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The city’s 2019 homeless count numbers will be released soon. I believe these numbers are useful, but they may not tell the whole story.

As with any numbers, they can be used to support just about any argument or point. Don’t get me wrong, the homeless count is very important, but it is a single point-in-time count that should not be used to conclude major trends up or down regarding the complex topic of homelessness. The homeless count provides interesting data, but may not capture the real trends that fluctuate yearly, monthly and weekly. Tracking homelessness throughout a city as large and diverse as ours takes more than one morning in January.

Homelessness and the “solutions” continue to be heated and polarizing. Some claim the solution is simple and that this crisis would end if only we did this or that. Oh, how I wish that were true.

There is no silver bullet to solve homelessness, no matter what anyone tells you. This is why my Council colleagues and I bring forth ideas based on our areas of professional expertise, or that have proven success elsewhere. Together, we look at one new policy or approach at a time, and develop new ways to tackle homelessness from every angle.

Personally, I continue looking at just about every creative policy used around the country and have brought many of those to Council for consideration. These include exploring new funding sources through “social impact bonds,” developing homeless-job opportunities, proactively evaluating our public spaces to reduce crime, incentivizing more rehabilitation services, creating new ordinances to reduce growing crime trends like bike theft, funding a specialized neighborhood impact prosecutor, audits of city and regional beds/rehab facilities, reducing opioid addiction, arming our officers with Narcan to stop overdoses, and even more to come in future months.

As a 20-year prosecutor, I have worked with homeless individuals my entire career, and see how they navigate the criminal justice system, the pitfalls, and how they fall in and out of services. I have accompanied homeless outreach teams in operations in LA and OC counties, I volunteer at homeless services, and I’ve done significant legal research on laws surrounding enforcement and incentivizing treatment. And with this, I would never claim that any one solution will end homelessness. But, I do strongly believe substance abuse and addiction are major factors.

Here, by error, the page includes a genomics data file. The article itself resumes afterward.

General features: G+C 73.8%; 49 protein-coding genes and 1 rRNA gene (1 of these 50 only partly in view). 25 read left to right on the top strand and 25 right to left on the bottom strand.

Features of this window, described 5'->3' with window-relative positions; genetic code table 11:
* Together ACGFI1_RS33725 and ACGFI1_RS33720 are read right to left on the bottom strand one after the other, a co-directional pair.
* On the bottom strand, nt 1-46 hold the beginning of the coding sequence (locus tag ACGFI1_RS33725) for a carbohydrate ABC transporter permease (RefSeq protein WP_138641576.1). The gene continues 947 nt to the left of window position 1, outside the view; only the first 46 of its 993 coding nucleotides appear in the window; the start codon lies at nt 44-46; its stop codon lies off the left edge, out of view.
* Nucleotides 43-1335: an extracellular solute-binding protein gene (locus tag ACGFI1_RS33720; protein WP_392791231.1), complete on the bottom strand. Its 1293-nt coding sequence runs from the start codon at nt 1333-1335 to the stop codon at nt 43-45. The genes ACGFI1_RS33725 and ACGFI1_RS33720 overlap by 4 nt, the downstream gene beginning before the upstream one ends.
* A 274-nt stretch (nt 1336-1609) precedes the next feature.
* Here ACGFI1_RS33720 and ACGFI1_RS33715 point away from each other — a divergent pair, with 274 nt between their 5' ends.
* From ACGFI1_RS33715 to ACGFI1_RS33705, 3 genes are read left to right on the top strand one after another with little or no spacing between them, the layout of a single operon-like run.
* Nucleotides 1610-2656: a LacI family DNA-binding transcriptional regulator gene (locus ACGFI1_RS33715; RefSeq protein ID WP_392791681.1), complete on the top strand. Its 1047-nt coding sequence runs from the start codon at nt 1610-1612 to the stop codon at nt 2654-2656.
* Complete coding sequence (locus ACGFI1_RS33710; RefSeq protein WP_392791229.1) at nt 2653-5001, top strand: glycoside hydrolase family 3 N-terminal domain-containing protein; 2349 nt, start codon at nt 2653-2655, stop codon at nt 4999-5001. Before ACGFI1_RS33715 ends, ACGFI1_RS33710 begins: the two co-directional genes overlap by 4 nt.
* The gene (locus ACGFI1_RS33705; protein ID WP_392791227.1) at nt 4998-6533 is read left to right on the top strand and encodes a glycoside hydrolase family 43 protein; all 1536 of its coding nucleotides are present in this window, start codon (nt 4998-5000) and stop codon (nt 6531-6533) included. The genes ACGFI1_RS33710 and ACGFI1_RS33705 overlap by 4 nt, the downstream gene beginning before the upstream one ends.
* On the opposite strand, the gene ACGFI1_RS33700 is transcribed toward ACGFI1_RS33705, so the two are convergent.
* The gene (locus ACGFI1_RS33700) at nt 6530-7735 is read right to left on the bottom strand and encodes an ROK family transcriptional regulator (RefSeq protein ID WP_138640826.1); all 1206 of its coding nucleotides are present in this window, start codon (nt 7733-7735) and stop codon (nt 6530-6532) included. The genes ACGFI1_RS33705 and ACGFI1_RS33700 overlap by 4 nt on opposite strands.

Recently I requested a report on the number of services and beds available to homeless individuals. From the report, we learned that Long Beach needs an additional 120-150 residential substance abuse treatment beds, and 100 detox beds to address the current homeless needs. These treatment services would not be limited to homeless individuals, but would also be available to prevent homelessness. This allows for help and treatment before addiction causes job or housing loss.

Long Beach must have services for those in need of rehab or medical detox so our first responders can get someone into treatment the moment they are willing to accept services. The fact is, these are the type of services needed most by the people our outreach teams encounter.

As a city, we should use technology to provide our first responders and homeless outreach teams the tools they need. They should have access to who someone’s caseworker is to reconnect them, or if they were just given a warning for the same violation, or if they are mentally stable, or recently declined services, or other helpful information, whether it’s outreach, enforcement, or transportation to a rehab center.

Additionally, there is no reason our first responders should not have access to real-time information on available rehab beds within the region. Knowing when rehab beds or medical detox beds or county beds are available at the exact moment of outreach can mean we get people into services without unnecessary delays leading to a change of heart.

There is no one solution to homelessness, but we cannot have this conversation without talking about substance abuse and making supportive rehabilitation a viable option for our first responders and outreach teams. We can’t expect our police to arrest their way out of the city’s homelessness problem. That is not a long-term solution.

What we can do is support them with the tools they need to continue making a difference. Our East Division Quality of Life Officer and the city’s Street Team placed more than 70 people into rehab last year. This is amazing! We should be helping them in every way we can.

Suzie Price is the Third District City Councilwoman.

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